Jan 16, 2008

William Walter Davis: In Memorium

As I type these words, I am about to pack up my notebook and move over a few blocks to the uneasy confines of a funeral home. An old family friend Bill Davis, has passed away and his service is today.

Bill attended my home church years ago and was a friend of our family for a long time. Bill was a career navy man and after his military service he worked aboard – if I remember correctly – The Queen Mary 2, for a number of years.

I have been asked to be a Pall Bearer in his service. He has a place reserved for him in the big Military Cemetery up in Chattanooga.

I don’t think Bill would want me to write a lengthy eulogy for him here; but I will say these few things, regardless.

It is always a privilege to see someone finish their race well. Bill never married, and he devoted himself to spending time with others and being a Godly influence in the lives of the young men around him. Bill sometimes had the gruff demeanor of a military man; but his heart was one that was always eager to remain in the service of the Lord, long after he retired from a life amid the waves.

I saw him and his sister at Long John Silvers a number of months ago, and I could tell that he was slipping away. I received a call from my little brother, daniel, that he was in the hospital and not doing well, and not expected to make what you might consider a full recovery. I have told myself that I would rather remember him as I knew him before he entered the hospital this last time; because I was caught amid the confluence of a number of things that I now know were probably not all that significant as going to see an old friend before he passed; but amid these tears – I know that I of all people, having worked in a hospital for 13 years, ought know that the grip we all have on life is always tenuous and never to be taken for granted. I had planned to see him yesterday. That previous morning, but before I had the chance – he received what could well be considered his ultimate healing, or more appropriate: his graduation. Bill moved on into Glory.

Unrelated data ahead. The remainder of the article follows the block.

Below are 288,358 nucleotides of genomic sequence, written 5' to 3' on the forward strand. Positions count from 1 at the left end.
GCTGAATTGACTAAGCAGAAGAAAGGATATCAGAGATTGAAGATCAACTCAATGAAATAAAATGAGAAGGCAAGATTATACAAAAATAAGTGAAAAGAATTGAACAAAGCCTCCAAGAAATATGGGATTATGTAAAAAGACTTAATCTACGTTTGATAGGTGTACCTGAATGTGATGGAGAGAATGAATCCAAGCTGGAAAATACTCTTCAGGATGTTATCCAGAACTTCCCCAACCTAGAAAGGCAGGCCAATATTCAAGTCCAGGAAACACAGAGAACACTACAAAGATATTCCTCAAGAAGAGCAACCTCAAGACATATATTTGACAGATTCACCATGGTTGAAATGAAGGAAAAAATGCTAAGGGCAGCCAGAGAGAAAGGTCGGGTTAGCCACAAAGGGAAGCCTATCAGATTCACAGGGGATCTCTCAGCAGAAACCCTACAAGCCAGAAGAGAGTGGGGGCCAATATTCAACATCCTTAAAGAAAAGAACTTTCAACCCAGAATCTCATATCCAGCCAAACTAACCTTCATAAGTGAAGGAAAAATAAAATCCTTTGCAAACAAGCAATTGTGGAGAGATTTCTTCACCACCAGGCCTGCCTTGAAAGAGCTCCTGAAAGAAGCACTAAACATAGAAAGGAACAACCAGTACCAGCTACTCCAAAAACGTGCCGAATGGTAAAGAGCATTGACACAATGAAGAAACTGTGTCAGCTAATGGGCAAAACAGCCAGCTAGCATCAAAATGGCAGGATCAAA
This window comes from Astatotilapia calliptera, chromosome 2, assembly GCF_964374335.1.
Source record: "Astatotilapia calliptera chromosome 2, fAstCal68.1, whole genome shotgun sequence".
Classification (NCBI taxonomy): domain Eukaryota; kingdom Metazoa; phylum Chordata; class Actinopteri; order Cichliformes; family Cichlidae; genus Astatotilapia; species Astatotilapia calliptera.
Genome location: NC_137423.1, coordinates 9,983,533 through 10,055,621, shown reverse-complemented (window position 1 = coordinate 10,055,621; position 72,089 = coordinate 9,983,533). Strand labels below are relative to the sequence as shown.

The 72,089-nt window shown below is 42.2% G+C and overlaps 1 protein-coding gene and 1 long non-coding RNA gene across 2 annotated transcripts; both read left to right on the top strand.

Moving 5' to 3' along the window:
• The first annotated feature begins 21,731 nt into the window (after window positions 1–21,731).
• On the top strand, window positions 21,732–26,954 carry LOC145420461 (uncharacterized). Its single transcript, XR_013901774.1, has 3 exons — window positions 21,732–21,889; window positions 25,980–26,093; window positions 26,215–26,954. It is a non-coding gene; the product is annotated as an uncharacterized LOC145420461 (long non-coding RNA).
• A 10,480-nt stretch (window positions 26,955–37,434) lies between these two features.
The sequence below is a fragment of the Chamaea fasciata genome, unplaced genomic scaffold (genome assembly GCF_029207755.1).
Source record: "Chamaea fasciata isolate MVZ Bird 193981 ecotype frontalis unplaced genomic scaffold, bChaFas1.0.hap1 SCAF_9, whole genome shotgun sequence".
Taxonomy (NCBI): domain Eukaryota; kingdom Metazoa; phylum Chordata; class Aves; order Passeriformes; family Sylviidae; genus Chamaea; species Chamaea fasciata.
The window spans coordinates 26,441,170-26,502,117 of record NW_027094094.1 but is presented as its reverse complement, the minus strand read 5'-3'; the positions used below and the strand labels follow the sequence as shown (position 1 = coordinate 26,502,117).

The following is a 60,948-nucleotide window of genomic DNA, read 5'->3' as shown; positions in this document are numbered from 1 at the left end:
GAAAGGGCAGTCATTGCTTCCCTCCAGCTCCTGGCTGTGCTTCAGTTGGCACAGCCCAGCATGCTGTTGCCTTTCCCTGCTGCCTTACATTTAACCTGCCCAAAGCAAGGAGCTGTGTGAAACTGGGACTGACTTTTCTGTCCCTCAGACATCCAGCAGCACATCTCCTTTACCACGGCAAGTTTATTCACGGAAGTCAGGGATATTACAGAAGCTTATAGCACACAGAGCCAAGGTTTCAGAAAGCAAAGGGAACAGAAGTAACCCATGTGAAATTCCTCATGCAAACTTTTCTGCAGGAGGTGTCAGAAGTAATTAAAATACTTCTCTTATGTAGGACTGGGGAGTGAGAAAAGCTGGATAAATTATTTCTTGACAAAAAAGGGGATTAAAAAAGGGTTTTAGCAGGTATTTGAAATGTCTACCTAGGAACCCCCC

Bill, our friendship was something that I will always remember and hold dear. I did not really make an effort to tell you the difference that you made in my life before you left us.

I deeply and profoundly regret that.
I am so very sorry.

William Walter Davis, 72
In The Service of Christ,